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FightAIDS@Home




Project Status and Findings:   The FightAIDS@Home project is the first World Community Grid project to run on Android smartphones and tablets. With the launch of the BOINC for Android app in July 2013, volunteer computing took a leap forward, starting with this project. Volunteers can now accelerate this critical research with their mobile devices. Learn more or start contributing now.

Also, the fight against AIDS recently got another boost when the World Community Grid team made a new modelling tool, developed by the Scripps researchers, available for the FightAIDS@Home project. This new tool, called Vina, is more accurate and significantly faster than the original tool, called AutoDock, when screening highly flexible compounds. However, AutoDock is more accurate in other experiments. The researchers can therefore pick the tool more appropriate for the task at hand.

Additional information about this project can be found on these pages, including the project's News & Updates page. You may also visit the researchers' FightAIDS@Home website, where you can find the latest status report. To discuss or ask questions about this project, please visit the FightAIDS@Home Forum.


HIV Protease Docking What is AIDS?
UNAIDS, the Joint United Nations Program on HIV/AIDS, estimated that in 2004 there were more than 40 million people around the world living with HIV, the Human Immunodeficiency Virus. The virus has affected the lives of men, women and children all over the world. Currently, there is no cure in sight, only treatment with a variety of drugs.

Prof. Arthur J. Olson's laboratory at The Scripps Research Institute (TSRI) is studying computational ways to design new anti-HIV drugs based on molecular structure. It has been demonstrated repeatedly that the function of a molecule — a substance made up of many atoms — is related to its three-dimensional shape. Olson's target is HIV protease ("pro-tee-ace"), a key molecular machine of the virus that when blocked stops the virus from maturing. These blockers, known as "protease inhibitors", are thus a way of avoiding the onset of AIDS and prolonging life. The Olson Laboratory is using computational methods to identify new candidate drugs that have the right shape and chemical characteristics to block HIV protease. This general approach is called "Structure-Based Drug Design", and according to the National Institutes of Health's National Institute of General Medical Sciences, it has already had a dramatic effect on the lives of people living with AIDS.

Even more challenging, HIV is a "sloppy copier," so it is constantly evolving new variants, some of which are resistant to current drugs. It is therefore vital that scientists continue their search for new and better drugs to combat this moving target.

Scientists are able to determine by experiment the shapes of a protein and of a drug separately, but not always for the two together. If scientists knew how a drug molecule fit inside the active site of its target protein, chemists could see how they could design even better drugs that would be more potent than existing drugs.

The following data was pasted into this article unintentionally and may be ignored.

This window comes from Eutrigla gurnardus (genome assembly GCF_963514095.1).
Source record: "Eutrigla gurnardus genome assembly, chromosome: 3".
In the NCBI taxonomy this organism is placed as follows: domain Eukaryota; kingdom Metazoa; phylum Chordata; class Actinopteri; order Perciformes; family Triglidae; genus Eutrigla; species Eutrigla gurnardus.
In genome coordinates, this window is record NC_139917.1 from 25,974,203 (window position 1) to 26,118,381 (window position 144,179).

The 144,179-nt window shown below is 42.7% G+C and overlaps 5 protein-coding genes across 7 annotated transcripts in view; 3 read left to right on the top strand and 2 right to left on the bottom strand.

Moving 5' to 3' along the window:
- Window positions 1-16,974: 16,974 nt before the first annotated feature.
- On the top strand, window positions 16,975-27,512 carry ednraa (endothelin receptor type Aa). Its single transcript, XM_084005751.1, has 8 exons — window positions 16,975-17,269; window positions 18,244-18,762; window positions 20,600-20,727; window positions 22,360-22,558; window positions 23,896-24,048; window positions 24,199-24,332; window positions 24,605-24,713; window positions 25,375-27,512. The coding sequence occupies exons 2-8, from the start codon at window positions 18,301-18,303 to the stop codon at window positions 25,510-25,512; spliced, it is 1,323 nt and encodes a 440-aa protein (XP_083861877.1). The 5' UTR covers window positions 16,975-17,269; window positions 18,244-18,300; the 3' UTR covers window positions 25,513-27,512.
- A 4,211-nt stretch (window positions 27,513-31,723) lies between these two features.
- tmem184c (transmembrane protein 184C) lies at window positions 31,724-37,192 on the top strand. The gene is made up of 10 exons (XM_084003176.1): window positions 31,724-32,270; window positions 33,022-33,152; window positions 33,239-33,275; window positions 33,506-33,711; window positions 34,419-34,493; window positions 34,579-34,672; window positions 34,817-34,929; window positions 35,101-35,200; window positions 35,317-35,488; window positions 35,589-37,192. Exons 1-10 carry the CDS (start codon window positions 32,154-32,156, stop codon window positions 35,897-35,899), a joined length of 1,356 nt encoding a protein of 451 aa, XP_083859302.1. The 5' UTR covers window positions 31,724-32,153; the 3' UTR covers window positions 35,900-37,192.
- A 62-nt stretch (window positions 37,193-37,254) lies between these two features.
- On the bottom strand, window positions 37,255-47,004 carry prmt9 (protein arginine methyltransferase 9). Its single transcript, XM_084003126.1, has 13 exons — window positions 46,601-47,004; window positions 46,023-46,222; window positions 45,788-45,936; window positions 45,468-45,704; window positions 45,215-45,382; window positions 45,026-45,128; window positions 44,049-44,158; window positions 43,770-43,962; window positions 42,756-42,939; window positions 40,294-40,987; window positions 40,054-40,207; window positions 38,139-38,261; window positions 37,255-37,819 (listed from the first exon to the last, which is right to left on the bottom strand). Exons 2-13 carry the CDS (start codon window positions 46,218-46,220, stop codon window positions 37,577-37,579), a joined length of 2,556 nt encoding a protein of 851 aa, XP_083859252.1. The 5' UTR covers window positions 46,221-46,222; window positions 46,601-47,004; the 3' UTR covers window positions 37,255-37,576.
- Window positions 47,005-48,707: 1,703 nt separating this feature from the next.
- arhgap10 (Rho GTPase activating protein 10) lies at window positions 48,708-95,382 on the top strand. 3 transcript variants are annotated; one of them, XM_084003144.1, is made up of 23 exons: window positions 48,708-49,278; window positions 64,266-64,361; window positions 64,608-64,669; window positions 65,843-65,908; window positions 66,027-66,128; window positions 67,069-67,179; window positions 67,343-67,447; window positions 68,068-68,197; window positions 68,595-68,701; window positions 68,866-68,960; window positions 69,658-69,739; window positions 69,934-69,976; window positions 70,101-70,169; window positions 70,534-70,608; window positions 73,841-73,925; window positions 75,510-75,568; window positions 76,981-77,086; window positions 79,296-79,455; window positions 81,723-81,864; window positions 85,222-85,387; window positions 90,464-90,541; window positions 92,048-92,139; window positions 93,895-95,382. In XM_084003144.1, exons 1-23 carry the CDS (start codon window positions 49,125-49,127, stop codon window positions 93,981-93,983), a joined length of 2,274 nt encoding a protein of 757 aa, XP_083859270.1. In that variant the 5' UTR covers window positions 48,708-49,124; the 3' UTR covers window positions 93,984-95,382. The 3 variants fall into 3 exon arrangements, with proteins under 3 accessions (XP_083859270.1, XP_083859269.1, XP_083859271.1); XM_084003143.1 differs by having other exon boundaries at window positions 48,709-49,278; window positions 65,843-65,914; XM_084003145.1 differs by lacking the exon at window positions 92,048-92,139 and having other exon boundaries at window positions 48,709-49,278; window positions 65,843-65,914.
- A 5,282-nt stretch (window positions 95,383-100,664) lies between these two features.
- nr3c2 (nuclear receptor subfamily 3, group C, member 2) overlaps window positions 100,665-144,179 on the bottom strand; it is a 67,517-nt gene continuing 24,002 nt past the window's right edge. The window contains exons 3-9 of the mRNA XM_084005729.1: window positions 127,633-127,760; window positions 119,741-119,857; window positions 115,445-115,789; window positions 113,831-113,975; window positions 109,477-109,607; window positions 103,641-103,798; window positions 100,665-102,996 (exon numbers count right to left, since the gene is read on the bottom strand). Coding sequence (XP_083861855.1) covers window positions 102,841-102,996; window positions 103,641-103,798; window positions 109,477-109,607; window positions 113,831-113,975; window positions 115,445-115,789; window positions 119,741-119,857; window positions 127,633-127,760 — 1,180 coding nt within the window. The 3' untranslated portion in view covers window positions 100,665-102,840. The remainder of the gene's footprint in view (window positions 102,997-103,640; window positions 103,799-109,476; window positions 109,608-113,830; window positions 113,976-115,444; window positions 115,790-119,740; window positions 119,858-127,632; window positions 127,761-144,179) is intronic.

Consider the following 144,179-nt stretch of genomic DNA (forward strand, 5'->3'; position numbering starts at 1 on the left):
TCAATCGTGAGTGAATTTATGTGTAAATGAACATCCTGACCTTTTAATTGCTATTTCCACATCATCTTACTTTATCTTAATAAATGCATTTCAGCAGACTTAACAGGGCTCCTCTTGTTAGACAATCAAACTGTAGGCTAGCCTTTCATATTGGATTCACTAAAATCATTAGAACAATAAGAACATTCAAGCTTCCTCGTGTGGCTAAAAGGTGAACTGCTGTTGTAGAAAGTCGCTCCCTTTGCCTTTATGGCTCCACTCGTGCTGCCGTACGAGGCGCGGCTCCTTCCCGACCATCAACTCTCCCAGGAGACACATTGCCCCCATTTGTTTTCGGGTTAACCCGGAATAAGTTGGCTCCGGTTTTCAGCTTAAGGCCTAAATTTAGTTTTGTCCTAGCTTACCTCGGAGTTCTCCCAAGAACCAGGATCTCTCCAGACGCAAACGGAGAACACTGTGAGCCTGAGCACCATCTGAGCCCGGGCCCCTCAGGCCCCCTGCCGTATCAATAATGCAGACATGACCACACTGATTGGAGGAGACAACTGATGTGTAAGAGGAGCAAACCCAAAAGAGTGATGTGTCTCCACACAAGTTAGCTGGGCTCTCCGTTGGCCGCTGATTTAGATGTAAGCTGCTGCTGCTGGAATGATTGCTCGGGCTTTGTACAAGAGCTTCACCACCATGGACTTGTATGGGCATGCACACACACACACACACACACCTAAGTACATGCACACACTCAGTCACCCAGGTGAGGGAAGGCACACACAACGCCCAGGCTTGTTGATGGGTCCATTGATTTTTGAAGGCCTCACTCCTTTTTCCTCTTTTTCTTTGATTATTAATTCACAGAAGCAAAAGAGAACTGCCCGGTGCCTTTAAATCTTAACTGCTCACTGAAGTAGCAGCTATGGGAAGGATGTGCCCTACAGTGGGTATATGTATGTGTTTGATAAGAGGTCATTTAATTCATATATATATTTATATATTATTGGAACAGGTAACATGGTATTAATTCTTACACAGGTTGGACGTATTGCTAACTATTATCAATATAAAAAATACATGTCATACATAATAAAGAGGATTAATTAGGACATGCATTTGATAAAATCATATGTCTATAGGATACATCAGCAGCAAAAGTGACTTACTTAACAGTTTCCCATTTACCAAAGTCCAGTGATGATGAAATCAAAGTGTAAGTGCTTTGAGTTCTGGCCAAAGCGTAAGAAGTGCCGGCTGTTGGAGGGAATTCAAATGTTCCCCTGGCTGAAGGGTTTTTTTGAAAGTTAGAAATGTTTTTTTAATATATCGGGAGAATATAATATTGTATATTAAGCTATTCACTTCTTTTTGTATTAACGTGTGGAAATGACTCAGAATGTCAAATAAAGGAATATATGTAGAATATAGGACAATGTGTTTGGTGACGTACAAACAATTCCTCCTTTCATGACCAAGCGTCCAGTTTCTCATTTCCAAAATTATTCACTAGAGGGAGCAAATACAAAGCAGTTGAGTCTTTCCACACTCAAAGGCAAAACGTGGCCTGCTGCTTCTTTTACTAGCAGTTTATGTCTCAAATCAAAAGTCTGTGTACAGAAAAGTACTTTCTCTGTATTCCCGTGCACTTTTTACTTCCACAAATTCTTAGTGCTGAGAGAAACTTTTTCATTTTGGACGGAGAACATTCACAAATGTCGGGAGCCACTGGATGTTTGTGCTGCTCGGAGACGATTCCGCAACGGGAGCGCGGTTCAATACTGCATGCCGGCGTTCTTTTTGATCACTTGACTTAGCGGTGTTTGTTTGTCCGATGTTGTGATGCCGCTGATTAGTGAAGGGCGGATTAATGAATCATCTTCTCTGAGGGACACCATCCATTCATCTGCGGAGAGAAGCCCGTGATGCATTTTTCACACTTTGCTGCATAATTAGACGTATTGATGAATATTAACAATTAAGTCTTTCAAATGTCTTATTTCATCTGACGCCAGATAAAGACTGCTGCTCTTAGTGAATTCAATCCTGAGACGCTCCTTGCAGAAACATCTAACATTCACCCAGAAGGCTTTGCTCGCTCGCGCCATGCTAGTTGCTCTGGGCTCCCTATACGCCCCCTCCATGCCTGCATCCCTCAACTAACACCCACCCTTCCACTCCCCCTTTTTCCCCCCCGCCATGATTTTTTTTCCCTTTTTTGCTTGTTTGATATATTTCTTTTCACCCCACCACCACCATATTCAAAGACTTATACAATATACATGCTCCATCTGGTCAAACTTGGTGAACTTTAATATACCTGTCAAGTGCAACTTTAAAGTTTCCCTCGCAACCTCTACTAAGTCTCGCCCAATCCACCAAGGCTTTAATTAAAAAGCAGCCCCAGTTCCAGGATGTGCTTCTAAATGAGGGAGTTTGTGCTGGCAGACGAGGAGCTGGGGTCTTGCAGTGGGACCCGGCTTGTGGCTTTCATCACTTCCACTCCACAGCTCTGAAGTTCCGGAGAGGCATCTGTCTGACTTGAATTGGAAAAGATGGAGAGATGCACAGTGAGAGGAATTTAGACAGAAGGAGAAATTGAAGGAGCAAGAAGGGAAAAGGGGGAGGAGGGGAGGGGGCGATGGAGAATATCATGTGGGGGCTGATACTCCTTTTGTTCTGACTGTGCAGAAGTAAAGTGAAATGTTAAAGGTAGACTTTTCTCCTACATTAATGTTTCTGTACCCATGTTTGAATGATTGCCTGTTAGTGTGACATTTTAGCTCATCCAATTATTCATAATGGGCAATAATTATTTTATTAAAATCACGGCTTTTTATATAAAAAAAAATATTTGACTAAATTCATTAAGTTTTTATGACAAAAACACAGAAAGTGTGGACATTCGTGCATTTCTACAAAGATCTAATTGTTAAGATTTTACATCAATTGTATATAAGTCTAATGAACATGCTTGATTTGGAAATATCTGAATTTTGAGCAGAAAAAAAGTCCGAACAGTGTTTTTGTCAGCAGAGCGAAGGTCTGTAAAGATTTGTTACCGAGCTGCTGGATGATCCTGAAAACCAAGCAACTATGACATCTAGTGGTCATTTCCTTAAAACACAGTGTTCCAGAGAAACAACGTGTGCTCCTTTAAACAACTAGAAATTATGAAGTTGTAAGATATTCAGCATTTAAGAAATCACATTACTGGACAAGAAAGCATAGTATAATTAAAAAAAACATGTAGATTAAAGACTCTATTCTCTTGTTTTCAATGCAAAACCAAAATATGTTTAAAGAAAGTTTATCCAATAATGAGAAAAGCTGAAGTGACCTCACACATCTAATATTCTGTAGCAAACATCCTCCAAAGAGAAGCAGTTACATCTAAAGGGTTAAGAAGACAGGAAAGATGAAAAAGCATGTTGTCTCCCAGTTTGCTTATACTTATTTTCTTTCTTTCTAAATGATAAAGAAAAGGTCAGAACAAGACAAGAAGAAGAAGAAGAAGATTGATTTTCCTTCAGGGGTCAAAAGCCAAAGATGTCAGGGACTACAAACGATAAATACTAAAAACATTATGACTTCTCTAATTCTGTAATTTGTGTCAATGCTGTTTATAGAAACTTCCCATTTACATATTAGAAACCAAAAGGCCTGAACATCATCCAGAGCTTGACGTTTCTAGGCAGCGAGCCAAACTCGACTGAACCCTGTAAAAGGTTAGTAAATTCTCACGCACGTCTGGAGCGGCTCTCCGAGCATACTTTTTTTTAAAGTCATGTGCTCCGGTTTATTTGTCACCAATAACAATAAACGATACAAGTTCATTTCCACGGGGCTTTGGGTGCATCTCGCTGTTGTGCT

To address these challenges, the World Community Grid FightAIDS@Home project runs one of two software programs: one is called AutoDock, the other called AutoDock Vina (AD Vina), both developed in Prof. Olson's laboratory at The Scripps Research Institute. AutoDock is a suite of tools that predicts how small molecules, such as drug candidates, might bind or "dock" to a receptor of known 3D structure. The very first version of AutoDock was written in the Olson Laboratory in 1990 by Dr. David S. Goodsell, since then, newer versions, implemented by Dr. Garrett M. Morris, have been released which add new scientific understanding and strategies to AutoDock, making it computationally more robust, faster, and easier for other scientists to use. Until now, the FightAIDS@Home project ran its computations on the AutoDock software, but the researchers find that the newer docking program, AD Vina, is more accurate in "positive control" experiments. In addition, AD Vina typically runs 10 to 100 times faster than AutoDock. In some cases however, AutoDock can be more accurate than AD Vina - each provides complementary types of data that researchers may want to compare to each other. Therefore, as of July 2013, either one or both of these software programs are used on this project depending on the types of molecules being docked and the particular target against which they are docked. Both AutoDock and AD Vina are used in the FightAIDS@Home project on World Community Grid to dock millions of different small molecules to HIV protease, HIV integrase, and HIV reverse transcriptase, so the most promising molecules can be computationally identified, and then procured and tested in the laboratories of collaborating experimentalists to determine how potent they are at shutting down the activity of the enzymes that the HIV virus uses to replicate and spread. By joining together, The Scripps Research Institute, World Community Grid and its growing volunteer force can find better HIV treatments much faster than ever before.

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